To them it was revealed that, not to themselves, but to us they were ministering the things which now have been reported to you through those who have preached the gospel to you by the Holy Spirit sent from heaven —things which angles desire to look into. (1 Peter 1:10–11).

From the text above, note that the prophets spoke of the salvation that would come. This is the goal of eschatology, and corresponds with Heb. 9:28, when Christ would appear a second time apart from sin unto salvation. See also 2 Peter 3:15, Rev. 19:1.

Further, because Jesus inseparably links the law and the prophets, to speak of one, includes the other, Matt. 5:17, 18; 11:13; Luke 16:16.

Secondly, the prophets spoke of the grace (salvation) which would come “to you.” That language refers to first century saints. Peter clarifies in verse eleven, to include himself in the group by saying “but to us.” A third modifier of the group are those who have preached the gospel to you.

In other words, Peter, speaking of the church in his day, (See verse one), were those to whom the gospel had already been preached. That could not possibly include people living in any generation following theirs, not to mention our own.

A fourth indicator which is one of the main parameters defining the time of eschatology is the Holy Spirit. Those who preached to them did so through the Holy Spirit sent down from heaven. This again identifies this group as the first century church.

Time Statements in Eschatology

Thirdly, the time factor. God indicated a time for the fulfillment of the eschatology of which the prophets spoke. Through out the New Testament, the end times were spoken of as near, at hand, shortly to come to pass, having come already, etc. See the texts below which challenge futurist eschatology:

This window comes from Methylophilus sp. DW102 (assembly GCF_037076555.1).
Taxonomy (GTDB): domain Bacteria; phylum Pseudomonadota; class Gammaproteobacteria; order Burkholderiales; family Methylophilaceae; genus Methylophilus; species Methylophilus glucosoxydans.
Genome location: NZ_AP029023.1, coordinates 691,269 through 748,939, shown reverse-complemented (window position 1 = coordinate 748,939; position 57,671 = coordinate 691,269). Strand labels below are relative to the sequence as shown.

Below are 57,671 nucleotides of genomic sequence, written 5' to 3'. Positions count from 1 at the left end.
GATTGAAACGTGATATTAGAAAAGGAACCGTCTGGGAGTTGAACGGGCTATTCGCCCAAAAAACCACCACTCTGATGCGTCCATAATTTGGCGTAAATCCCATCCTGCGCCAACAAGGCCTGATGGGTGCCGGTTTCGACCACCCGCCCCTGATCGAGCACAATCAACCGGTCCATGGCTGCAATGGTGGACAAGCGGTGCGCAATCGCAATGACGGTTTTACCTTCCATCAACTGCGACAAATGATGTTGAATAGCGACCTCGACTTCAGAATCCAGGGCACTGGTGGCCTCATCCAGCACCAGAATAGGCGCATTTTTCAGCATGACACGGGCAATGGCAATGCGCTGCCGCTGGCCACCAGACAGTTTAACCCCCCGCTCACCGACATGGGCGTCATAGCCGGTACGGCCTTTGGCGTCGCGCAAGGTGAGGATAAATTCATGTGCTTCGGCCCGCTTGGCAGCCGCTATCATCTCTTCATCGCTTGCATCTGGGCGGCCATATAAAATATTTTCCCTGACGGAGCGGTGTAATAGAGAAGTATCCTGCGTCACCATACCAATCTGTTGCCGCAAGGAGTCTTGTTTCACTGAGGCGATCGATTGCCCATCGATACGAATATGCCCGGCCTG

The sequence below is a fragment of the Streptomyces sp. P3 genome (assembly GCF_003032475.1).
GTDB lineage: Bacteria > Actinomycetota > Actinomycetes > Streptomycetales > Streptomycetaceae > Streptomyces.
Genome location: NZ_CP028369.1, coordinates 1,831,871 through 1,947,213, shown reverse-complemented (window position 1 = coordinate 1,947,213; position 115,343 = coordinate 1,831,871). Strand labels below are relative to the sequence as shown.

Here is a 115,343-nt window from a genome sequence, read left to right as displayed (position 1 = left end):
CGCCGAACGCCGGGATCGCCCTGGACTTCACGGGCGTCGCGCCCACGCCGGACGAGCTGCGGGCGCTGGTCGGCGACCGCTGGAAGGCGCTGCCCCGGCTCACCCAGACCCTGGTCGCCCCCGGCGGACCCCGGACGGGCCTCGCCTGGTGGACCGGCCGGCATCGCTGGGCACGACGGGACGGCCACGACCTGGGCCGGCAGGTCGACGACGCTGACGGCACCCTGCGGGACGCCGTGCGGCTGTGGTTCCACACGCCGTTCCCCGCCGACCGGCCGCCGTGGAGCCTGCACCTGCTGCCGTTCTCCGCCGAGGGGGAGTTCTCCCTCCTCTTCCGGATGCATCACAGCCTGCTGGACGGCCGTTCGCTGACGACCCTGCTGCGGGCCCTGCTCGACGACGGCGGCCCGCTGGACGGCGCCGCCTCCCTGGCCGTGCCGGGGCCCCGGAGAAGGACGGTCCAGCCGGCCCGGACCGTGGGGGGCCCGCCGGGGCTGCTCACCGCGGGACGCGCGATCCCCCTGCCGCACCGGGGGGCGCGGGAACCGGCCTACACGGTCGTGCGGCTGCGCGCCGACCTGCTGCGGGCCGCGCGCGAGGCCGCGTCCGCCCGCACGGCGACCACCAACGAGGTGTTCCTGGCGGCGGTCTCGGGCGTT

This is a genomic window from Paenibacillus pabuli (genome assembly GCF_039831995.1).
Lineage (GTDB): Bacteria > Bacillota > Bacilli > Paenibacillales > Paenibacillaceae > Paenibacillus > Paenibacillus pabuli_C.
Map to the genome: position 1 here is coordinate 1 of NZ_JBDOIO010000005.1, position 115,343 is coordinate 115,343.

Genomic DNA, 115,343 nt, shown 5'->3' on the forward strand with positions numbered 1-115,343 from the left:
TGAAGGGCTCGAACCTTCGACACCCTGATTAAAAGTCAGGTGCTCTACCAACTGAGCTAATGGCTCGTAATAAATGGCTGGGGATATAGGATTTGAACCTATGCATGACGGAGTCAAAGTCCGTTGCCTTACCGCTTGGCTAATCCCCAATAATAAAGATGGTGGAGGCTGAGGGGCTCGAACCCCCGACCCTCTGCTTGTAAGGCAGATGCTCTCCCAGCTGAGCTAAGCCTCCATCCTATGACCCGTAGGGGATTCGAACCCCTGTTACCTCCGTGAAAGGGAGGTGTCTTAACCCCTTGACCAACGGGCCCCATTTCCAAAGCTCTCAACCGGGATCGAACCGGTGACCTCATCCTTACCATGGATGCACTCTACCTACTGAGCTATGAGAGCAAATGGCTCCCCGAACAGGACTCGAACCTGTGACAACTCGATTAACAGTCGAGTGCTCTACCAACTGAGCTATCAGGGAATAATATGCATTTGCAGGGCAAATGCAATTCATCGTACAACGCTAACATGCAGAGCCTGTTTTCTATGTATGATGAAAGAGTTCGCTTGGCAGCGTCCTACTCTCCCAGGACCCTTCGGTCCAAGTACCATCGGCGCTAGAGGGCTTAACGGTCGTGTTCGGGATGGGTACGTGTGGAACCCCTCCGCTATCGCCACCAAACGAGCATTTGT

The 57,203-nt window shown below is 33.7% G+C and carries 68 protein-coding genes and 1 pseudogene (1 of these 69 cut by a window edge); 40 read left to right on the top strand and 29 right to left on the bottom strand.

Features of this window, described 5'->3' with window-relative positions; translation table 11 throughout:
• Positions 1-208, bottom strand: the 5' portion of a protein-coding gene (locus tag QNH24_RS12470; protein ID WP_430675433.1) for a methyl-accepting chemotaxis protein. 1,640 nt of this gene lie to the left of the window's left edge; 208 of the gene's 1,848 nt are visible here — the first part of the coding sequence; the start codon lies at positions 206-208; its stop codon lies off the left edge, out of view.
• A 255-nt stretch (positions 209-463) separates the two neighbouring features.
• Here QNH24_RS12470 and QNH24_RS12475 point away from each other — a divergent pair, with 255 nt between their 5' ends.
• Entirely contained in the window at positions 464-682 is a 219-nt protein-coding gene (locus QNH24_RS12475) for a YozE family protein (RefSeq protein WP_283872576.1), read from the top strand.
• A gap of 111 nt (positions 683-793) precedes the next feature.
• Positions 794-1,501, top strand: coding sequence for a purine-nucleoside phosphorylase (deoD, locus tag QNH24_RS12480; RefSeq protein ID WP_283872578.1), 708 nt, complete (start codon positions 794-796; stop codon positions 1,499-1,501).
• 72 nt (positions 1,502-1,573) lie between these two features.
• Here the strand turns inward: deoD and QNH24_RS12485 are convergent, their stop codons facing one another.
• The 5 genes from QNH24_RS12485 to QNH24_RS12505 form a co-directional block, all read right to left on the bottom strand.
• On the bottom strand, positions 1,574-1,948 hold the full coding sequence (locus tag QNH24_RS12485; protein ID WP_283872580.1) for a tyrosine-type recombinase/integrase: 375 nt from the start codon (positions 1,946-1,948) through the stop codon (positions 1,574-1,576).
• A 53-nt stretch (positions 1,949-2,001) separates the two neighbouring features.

• Matt. 24:34, This generation
  • Romans 13:11–12, The day of salvation has drawn near
  • Rom. 16:20, God shall crush Satan under your feet shortly
  • 1 Cor. 7:31, The world is passing away
  • 1 Cor. 10:11, The ends of the ages have come
  • Phi. 4:5, The Lord is at hand
  • James 5:7, 8, The Lord is at hand, the Judge stands at before the door
  • 1 Peter 4:7, The end of the all things has drawn near
  • 1 Peter 4:17, the time had come for judgment to begin
  • 1 John, It is the last hour
  • Rev. 1:1, Things which must shortly come to pass
  • Rev. 1:3, The time has drawn near. See also 22:6, 10.
  • Behold I am coming quickly, Rev. 22:12

These are the words which guided the imminent expectation taught by the apostles and expected by the church. They were not mistaken in their eschatology.

Completing the Eschatology Framework

Finally, the work and Mission of the Holy Spirit. The ministry of the Spirit lasted for the 40 years period from Pentecost (after Christ ascended to heaven, John 16:7–10) until his return, (1 Cor. 1:7,8) in AD 70.

Within that 40 year period, also called the pre-Parousia reign of Christ, the Spirit worked to prepare and accomplished the end time goal of eschatology. All events associated with the end must fall within the scope of the Spirit’s ministry and be consummated by that time.

Those are the four pieces of the eschatology puzzle within which all other parts must fit. The imminent time statements, the first century generation, the work and ministry of the Spirit and the time in which all prophecy is said to be fulfilled.